By Tammy Scileppi
Longtime Queens resident Barbara Brown is known for her dedication and desire to help folks in her southeast Queens community as well as her ongoing efforts as head of the Eastern Queens Alliance.
And as an educator, excellence in education is her beacon. Her positive energy and belief in the abilities of all those she served have inspired her to constantly seek to provide the best possible education for all children.
In addition to being an umbrella organization for civic groups in southeast Queens, the Eastern Queens Alliance runs the Idlewild Park Environmental Center and has led the charge against airport noise in that area.
Additionally, the alliance has held many community cafes on various topics affecting the lives of people in that community.
As president and a founding member of the Springfield/Rosedale Community Action Association Inc., a civic association that has effectively served the Brookville community of southeast Queens for the last 25 years, Brown has worked tirelessly to preserve the quality of life of the neighborhood by safeguarding its environmental, economic, political, social and cultural stability.
“My guiding philosophy: Our passion for life, our love for our fellow human beings, indeed, our caring for all living things, should guide us along life’s pathways,” she said. “When we encounter obstacles, things that are unfair, things that are unjust, how we deal with them shapes who we are, what we are and ultimately how happy we are.”
As an extension of her work in the Springfield/Rosedale civic, she is also a member and the current chairwoman of the Eastern Queens Alliance as well as the Idlewild Park Preservation Committee, an initiative of EQA. Its goal is to preserve and restore wetlands in Idlewild Park and promote environmental education and stewardship through its Idlewild Park Preserve Environmental Science Learning Center project.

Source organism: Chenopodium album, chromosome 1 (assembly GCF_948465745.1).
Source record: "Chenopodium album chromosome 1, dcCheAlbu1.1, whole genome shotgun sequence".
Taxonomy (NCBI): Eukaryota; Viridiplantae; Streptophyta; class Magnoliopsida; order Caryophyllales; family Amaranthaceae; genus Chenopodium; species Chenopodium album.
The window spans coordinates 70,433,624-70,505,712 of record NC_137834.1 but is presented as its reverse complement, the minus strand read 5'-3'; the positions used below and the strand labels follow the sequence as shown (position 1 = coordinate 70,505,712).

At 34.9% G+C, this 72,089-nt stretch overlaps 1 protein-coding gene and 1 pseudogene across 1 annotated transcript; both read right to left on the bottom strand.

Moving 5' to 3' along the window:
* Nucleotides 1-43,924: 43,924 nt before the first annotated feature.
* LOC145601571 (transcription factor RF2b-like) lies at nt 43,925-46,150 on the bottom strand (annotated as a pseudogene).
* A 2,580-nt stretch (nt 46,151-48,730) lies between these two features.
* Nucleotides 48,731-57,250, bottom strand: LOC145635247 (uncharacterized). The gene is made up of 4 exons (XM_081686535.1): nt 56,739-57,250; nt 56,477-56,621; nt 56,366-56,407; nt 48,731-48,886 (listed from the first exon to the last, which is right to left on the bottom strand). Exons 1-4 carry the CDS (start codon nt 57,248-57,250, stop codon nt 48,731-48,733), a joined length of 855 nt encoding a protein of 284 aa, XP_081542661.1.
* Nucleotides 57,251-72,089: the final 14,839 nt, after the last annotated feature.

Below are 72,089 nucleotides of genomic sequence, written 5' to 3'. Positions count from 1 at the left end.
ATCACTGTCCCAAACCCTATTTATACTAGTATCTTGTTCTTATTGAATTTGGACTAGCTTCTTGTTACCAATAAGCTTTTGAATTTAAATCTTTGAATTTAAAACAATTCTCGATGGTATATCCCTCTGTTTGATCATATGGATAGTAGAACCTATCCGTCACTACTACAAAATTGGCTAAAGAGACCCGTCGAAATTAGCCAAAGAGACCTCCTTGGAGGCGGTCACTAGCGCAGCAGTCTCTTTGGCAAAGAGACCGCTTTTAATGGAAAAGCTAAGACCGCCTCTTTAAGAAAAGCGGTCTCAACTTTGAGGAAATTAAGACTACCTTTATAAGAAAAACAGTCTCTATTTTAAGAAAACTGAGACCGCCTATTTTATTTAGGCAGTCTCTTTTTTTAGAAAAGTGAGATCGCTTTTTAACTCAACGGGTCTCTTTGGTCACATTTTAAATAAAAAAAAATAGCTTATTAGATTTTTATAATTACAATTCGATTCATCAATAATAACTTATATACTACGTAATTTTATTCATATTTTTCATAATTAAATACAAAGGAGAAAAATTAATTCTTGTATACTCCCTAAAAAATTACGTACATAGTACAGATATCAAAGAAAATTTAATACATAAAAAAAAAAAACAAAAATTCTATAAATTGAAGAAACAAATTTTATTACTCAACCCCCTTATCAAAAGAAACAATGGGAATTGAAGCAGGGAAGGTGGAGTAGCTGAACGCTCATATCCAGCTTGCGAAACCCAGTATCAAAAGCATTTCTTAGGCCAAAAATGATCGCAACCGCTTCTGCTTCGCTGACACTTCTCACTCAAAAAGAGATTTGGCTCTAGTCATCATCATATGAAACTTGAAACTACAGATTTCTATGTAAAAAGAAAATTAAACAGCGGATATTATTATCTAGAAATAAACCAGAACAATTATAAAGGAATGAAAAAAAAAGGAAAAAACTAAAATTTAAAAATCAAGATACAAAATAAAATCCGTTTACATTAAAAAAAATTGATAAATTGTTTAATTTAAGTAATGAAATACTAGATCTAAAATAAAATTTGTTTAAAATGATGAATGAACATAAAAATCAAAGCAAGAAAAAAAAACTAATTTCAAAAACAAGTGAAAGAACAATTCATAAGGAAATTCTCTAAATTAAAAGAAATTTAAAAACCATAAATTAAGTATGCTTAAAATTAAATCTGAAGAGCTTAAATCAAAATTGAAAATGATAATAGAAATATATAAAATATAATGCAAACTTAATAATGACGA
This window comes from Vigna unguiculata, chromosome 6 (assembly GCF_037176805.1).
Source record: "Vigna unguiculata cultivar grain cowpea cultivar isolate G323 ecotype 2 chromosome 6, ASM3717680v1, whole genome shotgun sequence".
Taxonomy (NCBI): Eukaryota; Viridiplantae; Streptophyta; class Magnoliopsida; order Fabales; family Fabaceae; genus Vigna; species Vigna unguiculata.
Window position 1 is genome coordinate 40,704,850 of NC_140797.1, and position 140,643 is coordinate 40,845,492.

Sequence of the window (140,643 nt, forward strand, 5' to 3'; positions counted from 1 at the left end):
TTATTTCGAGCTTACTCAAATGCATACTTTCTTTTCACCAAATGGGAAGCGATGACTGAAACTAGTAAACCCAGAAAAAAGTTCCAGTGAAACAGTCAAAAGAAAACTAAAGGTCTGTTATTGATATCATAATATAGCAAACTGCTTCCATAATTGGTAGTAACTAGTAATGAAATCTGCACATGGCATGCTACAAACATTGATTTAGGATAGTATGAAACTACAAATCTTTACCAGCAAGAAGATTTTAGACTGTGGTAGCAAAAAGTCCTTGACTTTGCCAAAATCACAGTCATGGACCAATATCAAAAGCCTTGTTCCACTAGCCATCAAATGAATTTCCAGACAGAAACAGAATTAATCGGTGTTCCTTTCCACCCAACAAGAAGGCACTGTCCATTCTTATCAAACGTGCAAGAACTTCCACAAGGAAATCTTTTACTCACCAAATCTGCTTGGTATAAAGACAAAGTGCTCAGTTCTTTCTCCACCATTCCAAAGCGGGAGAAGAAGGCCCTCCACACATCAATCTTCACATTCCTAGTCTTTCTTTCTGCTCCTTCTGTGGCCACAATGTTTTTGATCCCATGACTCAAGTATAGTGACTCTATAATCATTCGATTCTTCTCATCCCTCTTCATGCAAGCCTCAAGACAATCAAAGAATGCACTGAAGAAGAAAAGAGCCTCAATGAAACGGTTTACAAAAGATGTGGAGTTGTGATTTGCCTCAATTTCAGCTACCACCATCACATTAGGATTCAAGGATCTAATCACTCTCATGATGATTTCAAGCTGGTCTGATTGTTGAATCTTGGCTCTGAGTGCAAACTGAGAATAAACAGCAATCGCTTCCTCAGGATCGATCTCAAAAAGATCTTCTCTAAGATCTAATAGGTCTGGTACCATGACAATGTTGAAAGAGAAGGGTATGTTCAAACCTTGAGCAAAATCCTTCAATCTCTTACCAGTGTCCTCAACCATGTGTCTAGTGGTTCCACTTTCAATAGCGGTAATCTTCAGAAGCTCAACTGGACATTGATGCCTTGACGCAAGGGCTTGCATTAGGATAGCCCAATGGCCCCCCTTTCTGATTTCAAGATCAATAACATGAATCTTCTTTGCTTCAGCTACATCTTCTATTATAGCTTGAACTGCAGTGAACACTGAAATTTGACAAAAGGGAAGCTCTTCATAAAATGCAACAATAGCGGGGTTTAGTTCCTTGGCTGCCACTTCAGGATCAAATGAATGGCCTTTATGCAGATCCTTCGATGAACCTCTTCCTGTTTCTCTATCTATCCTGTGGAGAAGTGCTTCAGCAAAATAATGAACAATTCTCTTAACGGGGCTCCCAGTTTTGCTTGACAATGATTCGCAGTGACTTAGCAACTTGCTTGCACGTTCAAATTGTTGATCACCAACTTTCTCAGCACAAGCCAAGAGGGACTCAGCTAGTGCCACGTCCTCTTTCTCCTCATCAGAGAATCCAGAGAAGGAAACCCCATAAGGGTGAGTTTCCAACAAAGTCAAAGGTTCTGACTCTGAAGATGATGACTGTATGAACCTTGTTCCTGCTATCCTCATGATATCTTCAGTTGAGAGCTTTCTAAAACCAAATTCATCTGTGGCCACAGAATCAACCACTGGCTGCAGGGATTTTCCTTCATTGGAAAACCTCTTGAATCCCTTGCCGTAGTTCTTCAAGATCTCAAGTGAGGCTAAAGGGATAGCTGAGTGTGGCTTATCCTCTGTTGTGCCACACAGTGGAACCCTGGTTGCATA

The alliance also embraces social justice and sustainability. Under Brown’s leadership, it has been awarded over $800,000 in grants from the city Dept. of Environmental Conservation and other groups.
She recently served as co-chair of the Community Planning Committee for a $6 million allocation for the New York Rising Idlewild Watershed Communities—Brookville, Rosedale and Springfield Gardens.
Brown was employed by the city Dept. of Education as a teacher, reading coordinator, assistant principal, and elementary school principal. During her tenure as principal of PS 164, a magnet school for the arts in School District 25 in Queens, the school was recognized on a local and national level as an exemplary arts integrated school. To support its innovative program, she was successful in acquiring several federal and state grants.
In her spare time she also pursues her passion for music.